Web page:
It is evident that bullying is prevalent in New Zealand’s workplaces. Recently, the bullying culture within Fire and Emergency New Zealand was uncovered. Rhys Jones, Chief Executive of Fire and Emergency NZ, detailed that “we do a really good job at protecting communities but we need to put more focus on looking after each other”. The Positive Workplace Culture Review found that there was a strong trend of racism, sexism and homophobia through multiple levels of the organisation. Strikingly, 69% of survey respondents detailed that those doing the bullying were likely to be in senior positions to the target. Further, 53% of respondents detailed that they did not report bullying that they witnessed. It becomes clear through the report how the ‘hero’ complex that permeates the organisation masks a culture of bullying that goes on behind closed doors.

The report on Fire and Emergency New Zealand raises the concern over what someone can do if they are getting bullied at work. From an employment law perspective, this is dictated by the internal processes in the workplace.

Bullying does not have purely physical effects – it also affects people’s mental health and wellbeing. Bullying is defined by WorkSafe as repeated and unreasonable behaviour directed towards a worker or group of workers that can lead to physical and psychological harm. This will include a multitude of actions over time that are determined to be out of the ordinary. This could be victimising, threatening or humiliating someone. It is important to note that bullying can occur in any workplace and on a number of forums. For more information on what constitutes bullying, see our blog The legal aspects of workplace bullying.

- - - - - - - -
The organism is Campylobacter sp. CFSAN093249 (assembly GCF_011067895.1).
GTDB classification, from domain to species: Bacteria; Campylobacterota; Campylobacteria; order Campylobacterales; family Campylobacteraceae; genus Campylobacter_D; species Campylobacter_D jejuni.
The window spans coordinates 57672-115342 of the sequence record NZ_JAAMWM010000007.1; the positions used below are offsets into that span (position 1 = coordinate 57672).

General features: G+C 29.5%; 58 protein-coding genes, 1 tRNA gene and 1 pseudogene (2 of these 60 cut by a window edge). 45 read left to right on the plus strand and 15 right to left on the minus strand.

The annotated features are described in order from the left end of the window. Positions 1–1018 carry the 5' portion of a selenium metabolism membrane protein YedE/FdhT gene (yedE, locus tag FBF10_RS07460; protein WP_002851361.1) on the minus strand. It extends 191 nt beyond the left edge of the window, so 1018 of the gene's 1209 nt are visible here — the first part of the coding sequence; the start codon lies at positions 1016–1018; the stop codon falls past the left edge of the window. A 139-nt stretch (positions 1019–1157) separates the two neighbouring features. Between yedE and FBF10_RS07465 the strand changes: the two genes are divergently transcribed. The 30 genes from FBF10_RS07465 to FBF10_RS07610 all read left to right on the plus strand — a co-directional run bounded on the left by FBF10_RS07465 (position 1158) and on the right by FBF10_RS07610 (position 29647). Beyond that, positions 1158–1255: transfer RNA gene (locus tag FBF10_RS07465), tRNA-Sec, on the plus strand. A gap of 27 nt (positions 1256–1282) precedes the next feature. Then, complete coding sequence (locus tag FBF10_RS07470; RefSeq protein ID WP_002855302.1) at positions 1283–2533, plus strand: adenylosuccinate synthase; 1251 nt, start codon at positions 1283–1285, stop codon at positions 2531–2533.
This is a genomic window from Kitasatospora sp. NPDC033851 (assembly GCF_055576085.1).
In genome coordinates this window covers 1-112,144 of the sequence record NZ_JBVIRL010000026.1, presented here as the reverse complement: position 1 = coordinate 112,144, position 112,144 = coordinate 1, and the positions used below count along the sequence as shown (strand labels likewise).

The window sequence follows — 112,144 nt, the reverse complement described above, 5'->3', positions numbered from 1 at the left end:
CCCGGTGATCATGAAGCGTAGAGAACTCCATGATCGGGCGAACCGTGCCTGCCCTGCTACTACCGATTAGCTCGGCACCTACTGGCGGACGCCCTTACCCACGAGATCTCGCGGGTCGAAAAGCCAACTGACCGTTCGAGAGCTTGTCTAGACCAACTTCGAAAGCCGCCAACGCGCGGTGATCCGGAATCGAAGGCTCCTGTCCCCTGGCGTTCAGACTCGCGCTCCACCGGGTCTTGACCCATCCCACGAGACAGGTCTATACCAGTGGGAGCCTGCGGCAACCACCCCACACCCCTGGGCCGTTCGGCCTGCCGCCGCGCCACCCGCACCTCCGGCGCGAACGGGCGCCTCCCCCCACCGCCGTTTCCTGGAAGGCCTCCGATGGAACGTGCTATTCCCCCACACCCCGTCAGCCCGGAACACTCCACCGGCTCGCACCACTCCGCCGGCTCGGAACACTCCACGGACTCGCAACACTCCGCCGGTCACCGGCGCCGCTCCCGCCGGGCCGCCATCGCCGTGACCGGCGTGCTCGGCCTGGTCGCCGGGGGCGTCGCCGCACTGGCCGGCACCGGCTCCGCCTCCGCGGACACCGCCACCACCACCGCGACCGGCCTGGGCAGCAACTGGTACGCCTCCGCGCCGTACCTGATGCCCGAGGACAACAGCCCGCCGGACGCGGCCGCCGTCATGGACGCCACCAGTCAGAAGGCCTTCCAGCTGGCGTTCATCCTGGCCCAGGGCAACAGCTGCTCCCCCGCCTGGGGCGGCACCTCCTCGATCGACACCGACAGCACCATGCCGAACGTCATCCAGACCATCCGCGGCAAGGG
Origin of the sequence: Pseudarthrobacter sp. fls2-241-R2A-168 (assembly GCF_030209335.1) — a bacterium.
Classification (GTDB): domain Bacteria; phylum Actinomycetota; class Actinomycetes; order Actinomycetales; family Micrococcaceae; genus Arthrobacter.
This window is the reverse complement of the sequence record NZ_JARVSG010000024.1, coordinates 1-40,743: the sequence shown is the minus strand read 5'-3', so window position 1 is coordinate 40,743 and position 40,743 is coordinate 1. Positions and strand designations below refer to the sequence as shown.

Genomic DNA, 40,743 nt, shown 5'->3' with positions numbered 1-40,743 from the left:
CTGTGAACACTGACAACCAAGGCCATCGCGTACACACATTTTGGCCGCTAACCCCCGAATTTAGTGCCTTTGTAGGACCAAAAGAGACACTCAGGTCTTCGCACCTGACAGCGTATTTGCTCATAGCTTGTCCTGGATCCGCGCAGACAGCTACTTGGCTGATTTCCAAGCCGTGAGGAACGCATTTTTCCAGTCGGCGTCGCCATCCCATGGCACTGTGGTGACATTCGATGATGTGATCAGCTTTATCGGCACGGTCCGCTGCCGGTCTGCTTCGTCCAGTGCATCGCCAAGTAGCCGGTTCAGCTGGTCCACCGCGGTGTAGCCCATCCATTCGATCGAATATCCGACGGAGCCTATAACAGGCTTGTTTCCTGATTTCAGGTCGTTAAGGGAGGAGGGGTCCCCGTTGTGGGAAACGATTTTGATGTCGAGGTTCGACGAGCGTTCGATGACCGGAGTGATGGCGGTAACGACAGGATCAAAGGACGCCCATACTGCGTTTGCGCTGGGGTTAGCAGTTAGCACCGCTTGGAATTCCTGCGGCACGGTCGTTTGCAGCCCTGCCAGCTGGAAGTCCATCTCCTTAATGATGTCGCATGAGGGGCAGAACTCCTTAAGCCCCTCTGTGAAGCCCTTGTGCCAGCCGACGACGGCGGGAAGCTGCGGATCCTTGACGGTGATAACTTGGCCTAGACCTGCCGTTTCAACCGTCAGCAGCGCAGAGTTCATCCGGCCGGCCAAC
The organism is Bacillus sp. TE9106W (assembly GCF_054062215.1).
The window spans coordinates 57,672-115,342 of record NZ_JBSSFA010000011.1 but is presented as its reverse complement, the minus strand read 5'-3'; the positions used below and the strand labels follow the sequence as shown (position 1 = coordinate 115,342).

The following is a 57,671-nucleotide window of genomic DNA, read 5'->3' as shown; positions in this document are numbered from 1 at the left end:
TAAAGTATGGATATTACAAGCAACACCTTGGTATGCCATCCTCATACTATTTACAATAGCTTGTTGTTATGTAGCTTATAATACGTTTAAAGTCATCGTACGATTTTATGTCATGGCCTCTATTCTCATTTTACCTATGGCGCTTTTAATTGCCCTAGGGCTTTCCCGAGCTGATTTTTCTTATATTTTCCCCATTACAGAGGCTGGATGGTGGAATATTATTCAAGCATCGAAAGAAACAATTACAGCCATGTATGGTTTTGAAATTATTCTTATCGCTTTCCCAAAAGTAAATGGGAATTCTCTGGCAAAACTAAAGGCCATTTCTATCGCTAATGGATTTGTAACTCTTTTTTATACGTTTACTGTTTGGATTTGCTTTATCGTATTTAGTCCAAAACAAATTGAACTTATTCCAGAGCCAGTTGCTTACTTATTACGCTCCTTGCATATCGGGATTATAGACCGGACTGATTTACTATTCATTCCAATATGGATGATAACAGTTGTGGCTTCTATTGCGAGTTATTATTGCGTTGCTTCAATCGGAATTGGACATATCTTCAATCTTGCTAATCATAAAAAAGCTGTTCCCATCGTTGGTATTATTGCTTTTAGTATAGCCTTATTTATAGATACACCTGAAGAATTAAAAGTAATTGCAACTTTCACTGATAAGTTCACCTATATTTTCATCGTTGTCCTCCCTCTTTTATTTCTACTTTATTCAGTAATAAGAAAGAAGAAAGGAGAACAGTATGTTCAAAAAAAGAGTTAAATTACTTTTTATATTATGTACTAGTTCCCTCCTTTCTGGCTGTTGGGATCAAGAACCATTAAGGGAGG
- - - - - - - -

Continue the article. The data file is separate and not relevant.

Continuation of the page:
If you feel as though you are being bullied there are a number of steps you can take in order to fix the issue:

  • Collect information to do with the incidents. Note the date, time, place and what occurred. Also detail whether there were any witnesses and the impacts on you.
  • Ask for advice and look for support. This could be within the workplace or outside the workplace. Speaking to someone trusted will help you clarify whether the behaviour was unreasonable and allow you to work out your options. Getting advice from an employment lawyer may also be beneficial at this stage, to clarify the issue. It is also important to find support through friends and family in order to have emotional support.
  • Check internal policies.
  • Report the incidents to your employer. This will kick start an investigation into what has occurred. The employer will ascertain both sides of the issue and look into any disciplinary action that is needed. If you are uncertain at this point or concerned with your employer’s internal procedures, contact an employment lawyer for advice.

An employment lawyer can be approached in order to work through the issue and provide support where a business’s internal processes are not strong. An employment lawyer will be beneficial if the issue moves to mediation as they are emotionally detached from the issue and are operating with your preferred outcome in mind.

As exemplified by Fire and Emergency New Zealand, where bullying is experienced at multiple levels of the organisation, it is difficult for the victim to have the confidence to speak out. Further, any discrepancies in the internal processes formed to deal with bullying can hinder reaching a satisfactory result for the victim. Where this occurs, an employment lawyer is crucial to solve the issue. Contact the employment lawyers at Bell & Co on 04 499 4014 for support.